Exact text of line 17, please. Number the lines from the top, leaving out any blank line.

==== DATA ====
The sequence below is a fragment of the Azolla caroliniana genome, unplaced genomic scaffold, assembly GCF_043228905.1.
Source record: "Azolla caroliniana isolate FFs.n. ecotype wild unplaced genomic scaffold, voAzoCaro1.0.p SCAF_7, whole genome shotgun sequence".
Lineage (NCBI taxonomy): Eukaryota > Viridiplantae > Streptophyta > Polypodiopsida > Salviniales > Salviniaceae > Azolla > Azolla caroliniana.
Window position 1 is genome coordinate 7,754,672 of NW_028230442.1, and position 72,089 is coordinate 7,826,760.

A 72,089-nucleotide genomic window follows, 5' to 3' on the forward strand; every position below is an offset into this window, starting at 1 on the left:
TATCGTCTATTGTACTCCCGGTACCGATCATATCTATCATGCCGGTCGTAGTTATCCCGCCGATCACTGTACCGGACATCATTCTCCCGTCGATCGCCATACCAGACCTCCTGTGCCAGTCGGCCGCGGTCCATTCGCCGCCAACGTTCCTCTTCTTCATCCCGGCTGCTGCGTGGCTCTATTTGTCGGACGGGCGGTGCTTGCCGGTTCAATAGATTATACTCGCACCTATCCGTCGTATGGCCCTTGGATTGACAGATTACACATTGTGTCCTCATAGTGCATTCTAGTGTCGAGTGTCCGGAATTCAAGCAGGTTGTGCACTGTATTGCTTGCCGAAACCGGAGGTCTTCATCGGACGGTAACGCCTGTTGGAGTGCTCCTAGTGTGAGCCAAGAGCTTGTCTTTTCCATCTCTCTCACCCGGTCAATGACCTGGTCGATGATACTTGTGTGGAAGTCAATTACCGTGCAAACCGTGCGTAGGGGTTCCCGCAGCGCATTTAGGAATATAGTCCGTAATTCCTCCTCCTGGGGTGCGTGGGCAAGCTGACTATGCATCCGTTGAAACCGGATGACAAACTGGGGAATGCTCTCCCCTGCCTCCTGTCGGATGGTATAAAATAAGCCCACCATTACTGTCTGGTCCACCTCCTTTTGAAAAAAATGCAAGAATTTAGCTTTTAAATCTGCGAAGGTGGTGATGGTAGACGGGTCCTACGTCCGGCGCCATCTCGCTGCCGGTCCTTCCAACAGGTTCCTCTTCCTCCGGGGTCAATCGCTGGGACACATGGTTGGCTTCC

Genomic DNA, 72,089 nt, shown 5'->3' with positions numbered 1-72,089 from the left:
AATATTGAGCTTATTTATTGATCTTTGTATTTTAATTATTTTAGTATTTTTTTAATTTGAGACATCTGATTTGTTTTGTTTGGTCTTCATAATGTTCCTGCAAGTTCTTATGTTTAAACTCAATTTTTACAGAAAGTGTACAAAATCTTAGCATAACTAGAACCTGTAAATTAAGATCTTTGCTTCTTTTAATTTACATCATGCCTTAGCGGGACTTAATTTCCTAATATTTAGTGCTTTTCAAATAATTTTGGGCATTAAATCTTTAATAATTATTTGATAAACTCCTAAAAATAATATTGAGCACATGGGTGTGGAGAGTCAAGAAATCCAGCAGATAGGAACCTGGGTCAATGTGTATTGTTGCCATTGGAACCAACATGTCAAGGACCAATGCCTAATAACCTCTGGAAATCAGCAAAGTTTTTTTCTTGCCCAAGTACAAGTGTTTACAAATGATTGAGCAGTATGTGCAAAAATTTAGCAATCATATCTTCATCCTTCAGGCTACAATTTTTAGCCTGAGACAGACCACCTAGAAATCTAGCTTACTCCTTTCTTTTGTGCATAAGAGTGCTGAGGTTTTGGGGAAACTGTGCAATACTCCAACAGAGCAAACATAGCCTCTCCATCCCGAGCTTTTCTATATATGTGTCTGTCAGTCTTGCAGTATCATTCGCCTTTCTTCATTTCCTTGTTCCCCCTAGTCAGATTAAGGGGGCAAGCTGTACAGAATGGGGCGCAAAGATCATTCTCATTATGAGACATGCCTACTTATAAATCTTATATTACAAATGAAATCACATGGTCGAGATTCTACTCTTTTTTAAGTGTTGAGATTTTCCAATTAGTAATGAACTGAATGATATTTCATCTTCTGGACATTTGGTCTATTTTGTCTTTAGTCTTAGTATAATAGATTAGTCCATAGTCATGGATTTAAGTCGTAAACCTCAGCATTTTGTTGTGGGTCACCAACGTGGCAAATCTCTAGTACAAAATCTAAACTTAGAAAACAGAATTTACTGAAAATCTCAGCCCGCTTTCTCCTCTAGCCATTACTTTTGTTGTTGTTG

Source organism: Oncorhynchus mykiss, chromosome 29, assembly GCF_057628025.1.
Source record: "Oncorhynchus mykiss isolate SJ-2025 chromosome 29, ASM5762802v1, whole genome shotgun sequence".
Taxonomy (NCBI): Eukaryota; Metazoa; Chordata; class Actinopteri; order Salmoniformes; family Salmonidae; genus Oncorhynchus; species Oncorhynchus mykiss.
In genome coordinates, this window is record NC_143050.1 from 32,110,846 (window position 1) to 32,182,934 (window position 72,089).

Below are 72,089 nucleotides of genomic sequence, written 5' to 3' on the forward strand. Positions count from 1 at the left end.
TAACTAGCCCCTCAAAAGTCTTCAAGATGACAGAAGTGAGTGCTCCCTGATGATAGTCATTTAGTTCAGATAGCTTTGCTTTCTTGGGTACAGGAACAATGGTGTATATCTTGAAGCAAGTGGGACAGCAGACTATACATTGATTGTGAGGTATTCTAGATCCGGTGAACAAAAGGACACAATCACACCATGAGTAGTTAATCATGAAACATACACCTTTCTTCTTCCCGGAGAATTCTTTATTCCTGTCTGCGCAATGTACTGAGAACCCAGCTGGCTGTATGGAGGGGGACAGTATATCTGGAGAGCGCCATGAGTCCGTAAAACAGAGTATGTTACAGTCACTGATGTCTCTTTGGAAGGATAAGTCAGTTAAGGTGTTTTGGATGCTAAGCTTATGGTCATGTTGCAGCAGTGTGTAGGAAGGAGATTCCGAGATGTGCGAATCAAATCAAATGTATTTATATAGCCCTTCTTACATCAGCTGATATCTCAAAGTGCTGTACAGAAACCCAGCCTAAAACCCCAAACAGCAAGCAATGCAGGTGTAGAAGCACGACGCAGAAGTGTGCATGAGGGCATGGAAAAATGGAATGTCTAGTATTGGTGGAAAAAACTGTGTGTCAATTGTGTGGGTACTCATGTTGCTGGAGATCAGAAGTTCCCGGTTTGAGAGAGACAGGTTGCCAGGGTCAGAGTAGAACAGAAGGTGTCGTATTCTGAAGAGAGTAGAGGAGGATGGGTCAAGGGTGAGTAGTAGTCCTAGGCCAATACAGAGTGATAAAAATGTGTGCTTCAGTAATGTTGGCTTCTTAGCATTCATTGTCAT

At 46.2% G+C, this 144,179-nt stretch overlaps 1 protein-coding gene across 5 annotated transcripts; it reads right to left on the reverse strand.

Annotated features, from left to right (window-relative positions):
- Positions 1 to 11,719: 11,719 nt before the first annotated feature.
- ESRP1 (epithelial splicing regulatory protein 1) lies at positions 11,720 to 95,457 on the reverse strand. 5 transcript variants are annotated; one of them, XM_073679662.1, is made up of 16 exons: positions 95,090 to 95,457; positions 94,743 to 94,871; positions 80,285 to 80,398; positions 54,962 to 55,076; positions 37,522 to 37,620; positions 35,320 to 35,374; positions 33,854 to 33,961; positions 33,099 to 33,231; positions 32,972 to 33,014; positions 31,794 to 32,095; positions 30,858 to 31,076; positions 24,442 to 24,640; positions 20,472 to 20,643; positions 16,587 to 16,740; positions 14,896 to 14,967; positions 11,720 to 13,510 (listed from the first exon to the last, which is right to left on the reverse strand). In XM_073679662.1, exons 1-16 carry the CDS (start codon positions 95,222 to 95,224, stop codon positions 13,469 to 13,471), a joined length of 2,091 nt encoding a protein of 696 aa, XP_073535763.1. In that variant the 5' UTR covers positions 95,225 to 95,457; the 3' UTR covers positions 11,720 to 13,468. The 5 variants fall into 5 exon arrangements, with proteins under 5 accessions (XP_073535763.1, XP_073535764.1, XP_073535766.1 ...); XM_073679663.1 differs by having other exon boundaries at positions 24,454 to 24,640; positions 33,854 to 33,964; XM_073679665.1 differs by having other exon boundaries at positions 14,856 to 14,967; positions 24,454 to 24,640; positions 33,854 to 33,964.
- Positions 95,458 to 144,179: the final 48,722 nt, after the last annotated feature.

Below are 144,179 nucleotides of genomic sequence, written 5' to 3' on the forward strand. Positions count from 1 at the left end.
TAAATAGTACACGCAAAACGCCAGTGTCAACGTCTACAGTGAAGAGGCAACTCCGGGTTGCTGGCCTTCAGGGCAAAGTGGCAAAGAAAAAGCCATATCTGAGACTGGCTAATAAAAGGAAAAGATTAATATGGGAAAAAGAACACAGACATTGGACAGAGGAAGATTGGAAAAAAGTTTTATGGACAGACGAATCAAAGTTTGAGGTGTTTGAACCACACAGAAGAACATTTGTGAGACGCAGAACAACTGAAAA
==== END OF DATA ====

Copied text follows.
- Positions 1 to 11,719: 11,719 nt before the first annotated feature.